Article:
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The competitive advantage that every insurance professional needs

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The insurance industry is going through tremendous change driven primarily by a new breed of consumer: the millennials. The millennials have never known a world without computers, the internet, mobile phones and other mobile devices. Their daily lives are all about being digital. They share their experiences on Facebook; read Yelp reviews before making purchases; and Tweet about the service they receive from retailers, banks, restaurants, and yes, insurers.

The term millennials has been used to describe young people (most of them born after 1980) who hold a strong influence over older generations and are paving the way for their elders to be just as digitally savvy. As a result, consumers of all ages are adopting the use of digital channels to research and review the best possible insurance options to meet their needs. According to McKinsey & Company, the insurance industry spends approximately $6 billion in marketing to attract new customers and retain existing ones. But what good is marketing if you attract a consumer — a millennial in this case — and don’t offer that consumer the fast, easy, digital experience he or she has grown accustomed to from companies such as Uber, Spotify, and eBay?

To stay competitive, insurance carriers and agents are being forced to rethink how they interact with their digitally savvy consumers and redefine customer centricity. According to a 2013 LIMRA study, 86 percent of consumers would prefer to conduct their life insurance research online, and if given the option, 23 percent would prefer to buy online as well. Globally, one in five searches for financial services is from mobile phones, and in Europe, among 78 insurers, digital sales are projected to account for 18 percent of new business in 2016, up from 11 percent in 2011.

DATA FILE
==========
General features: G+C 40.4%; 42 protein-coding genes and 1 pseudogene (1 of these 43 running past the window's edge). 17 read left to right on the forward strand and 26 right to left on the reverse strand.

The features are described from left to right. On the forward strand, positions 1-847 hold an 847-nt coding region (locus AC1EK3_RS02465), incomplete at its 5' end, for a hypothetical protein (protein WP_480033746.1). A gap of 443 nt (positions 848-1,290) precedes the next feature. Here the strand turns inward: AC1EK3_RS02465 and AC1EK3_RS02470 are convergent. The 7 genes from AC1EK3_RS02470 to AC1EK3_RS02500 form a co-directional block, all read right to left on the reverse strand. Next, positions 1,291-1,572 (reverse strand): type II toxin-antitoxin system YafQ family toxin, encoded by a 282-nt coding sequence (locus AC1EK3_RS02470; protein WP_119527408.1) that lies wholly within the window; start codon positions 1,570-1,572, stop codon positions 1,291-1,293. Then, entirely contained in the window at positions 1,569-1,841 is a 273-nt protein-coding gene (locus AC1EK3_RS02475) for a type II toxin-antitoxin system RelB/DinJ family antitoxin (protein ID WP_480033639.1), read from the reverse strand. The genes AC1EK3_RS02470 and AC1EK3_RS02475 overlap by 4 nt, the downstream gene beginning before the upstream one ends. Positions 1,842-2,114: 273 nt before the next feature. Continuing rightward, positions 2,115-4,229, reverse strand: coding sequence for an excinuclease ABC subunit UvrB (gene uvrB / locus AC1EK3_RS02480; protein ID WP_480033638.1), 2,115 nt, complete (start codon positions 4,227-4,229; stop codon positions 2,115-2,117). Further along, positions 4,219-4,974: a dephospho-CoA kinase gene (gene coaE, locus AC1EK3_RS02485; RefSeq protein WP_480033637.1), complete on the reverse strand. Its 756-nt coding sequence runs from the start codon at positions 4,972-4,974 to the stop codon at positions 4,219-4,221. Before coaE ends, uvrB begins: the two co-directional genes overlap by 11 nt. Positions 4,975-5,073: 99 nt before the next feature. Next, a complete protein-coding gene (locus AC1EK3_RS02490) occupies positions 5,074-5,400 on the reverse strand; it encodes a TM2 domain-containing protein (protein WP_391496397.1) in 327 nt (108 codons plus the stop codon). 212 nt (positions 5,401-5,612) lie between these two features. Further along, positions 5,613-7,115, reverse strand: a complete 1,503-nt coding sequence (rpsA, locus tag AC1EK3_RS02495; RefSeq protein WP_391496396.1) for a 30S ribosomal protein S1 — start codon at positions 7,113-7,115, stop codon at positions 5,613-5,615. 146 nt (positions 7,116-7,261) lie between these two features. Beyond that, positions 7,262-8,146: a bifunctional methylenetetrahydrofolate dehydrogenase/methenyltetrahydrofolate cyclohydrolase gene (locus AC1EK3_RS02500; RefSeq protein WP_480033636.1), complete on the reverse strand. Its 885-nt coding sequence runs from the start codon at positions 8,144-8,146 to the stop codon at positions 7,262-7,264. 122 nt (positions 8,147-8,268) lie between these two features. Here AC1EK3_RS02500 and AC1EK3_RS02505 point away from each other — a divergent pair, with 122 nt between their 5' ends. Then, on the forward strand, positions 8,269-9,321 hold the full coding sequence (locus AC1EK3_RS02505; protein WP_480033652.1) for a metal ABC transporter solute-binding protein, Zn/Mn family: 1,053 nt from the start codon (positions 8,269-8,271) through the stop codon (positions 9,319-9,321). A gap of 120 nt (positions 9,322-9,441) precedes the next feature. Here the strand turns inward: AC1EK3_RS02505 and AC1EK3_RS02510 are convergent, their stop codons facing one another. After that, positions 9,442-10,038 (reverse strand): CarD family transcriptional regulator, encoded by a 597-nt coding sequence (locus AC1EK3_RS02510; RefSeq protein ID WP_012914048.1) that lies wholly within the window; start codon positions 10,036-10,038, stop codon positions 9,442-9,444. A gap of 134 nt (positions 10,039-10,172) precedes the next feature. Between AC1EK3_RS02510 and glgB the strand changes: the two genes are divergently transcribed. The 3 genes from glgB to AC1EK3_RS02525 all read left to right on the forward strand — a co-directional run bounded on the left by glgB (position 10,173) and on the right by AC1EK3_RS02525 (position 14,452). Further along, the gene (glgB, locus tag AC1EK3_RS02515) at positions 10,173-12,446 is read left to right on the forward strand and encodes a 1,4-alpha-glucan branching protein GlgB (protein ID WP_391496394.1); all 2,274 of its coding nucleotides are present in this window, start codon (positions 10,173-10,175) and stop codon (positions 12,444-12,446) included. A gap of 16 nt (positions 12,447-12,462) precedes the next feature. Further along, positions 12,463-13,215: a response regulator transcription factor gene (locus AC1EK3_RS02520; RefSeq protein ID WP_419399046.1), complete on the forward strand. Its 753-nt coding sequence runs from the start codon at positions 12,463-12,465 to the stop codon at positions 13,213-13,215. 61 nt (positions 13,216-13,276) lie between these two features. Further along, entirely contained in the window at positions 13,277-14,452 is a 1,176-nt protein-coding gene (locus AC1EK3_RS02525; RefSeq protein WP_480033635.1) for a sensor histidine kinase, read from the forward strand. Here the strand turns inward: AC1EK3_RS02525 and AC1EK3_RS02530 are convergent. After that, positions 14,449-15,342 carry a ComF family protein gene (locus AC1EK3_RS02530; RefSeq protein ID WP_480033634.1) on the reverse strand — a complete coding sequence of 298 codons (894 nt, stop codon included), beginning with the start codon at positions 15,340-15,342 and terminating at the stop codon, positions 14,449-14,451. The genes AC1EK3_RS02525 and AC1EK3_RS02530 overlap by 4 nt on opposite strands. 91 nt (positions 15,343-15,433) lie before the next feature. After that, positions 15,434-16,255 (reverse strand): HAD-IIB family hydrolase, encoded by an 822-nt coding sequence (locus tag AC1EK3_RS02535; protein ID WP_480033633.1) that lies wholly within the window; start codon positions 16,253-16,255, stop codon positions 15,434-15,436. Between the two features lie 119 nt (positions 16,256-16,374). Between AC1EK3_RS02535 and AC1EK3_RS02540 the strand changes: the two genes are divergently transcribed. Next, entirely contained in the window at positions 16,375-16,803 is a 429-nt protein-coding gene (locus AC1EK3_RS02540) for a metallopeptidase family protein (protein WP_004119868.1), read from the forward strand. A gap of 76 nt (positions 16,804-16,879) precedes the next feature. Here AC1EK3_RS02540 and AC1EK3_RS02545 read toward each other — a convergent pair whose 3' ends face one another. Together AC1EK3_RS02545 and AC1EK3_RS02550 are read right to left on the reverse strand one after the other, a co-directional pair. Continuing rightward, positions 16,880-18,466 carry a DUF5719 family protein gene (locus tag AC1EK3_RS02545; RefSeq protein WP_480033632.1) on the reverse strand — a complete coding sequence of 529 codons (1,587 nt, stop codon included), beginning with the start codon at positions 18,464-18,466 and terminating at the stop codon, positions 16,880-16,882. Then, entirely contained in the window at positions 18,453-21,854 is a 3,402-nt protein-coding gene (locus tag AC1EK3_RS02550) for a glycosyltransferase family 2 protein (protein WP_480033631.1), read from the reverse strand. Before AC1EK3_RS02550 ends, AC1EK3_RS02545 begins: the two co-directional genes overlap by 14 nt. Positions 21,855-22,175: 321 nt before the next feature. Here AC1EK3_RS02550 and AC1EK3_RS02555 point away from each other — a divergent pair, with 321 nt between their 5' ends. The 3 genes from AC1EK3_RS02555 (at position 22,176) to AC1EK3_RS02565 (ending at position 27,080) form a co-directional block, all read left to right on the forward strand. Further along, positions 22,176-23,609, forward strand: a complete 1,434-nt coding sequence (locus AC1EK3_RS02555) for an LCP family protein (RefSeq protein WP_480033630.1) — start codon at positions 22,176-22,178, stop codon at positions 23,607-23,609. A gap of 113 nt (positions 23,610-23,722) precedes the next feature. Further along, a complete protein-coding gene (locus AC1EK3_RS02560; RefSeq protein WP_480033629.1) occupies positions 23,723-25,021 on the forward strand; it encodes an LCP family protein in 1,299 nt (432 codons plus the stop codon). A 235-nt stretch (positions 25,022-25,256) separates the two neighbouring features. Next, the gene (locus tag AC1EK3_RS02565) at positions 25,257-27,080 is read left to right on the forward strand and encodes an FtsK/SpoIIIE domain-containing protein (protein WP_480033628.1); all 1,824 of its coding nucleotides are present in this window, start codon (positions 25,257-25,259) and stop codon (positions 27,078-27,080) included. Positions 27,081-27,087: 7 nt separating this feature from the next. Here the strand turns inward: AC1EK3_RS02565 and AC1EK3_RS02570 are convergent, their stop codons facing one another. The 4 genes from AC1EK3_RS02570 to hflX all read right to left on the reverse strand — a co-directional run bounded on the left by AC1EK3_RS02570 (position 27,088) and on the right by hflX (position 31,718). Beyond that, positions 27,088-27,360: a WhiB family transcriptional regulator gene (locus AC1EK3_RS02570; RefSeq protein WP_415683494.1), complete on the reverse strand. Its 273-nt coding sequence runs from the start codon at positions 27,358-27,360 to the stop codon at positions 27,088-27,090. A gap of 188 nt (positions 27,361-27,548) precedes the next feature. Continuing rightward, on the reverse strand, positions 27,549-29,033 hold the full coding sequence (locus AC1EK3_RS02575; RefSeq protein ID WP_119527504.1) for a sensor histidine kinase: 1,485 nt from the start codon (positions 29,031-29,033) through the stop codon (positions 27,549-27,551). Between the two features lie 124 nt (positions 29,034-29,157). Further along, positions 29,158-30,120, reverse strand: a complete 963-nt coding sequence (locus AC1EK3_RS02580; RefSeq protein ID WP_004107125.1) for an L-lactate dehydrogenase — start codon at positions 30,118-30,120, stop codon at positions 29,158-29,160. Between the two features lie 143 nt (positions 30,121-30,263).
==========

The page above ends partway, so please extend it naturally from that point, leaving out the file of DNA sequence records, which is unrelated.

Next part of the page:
Addressing the digital challenge is a matter of survival: insurance companies that act too late or stumble through the transition will lose customers and remain saddled with a relatively high cost base. Customer expectations and demands are growing. Consumers now require more interactive and dynamic experiences and want to feel empowered to see what they want when they want it, on the device of their choice. Today’s consumers don’t want to complete a paper application; they expect a mobile-friendly environment for comparing rates and completing an application online. In the case of health insurance, digital consumers want to see and navigate through their explanation of benefits (EOB) dynamically and to further communicate within the context of their claim — requiring insurers to be able to engage immediately via online chat or text. And millennials, being digital natives, are deeply connected socially. One bad review on Yelp or Twitter can send the masses fleeing from an insurance company in seconds. Put simply, modern consumers expect their insurer to truly know, understand and empower them.

Steps to attracting millennials while retaining their predecessors

While the concept appears straightforward and simple, catering to digital natives isn’t where the insurance industry has traditionally excelled. Today’s new landscape requires a holistic view of the customer and the deployment of innovative technology, yet insurance companies have been plagued by legacy systems for years and are less inclined to adopt new technologies as quickly as their counterparts in other industries. The thought of being forced to go digital as quickly as possible to capture this new consumer can create a series of daunting questions, such as “What strategy do we employ first?” “What is the fastest but most cost-effective path to capturing our new constituents?” and “How can we make a big impact without ‘eating the elephant all at once?’” Many life and health insurers are struggling with legacy technology and outmoded organizational structures and are playing catch-up, so it is important to see this transition as a well-planned journey that requires flexibility and agility.

Shifting to a digital world to capture the hearts and minds of the digital natives calls for taking a holistic approach to customer centricity, technology, and processes. When planning to go digital, insurers should: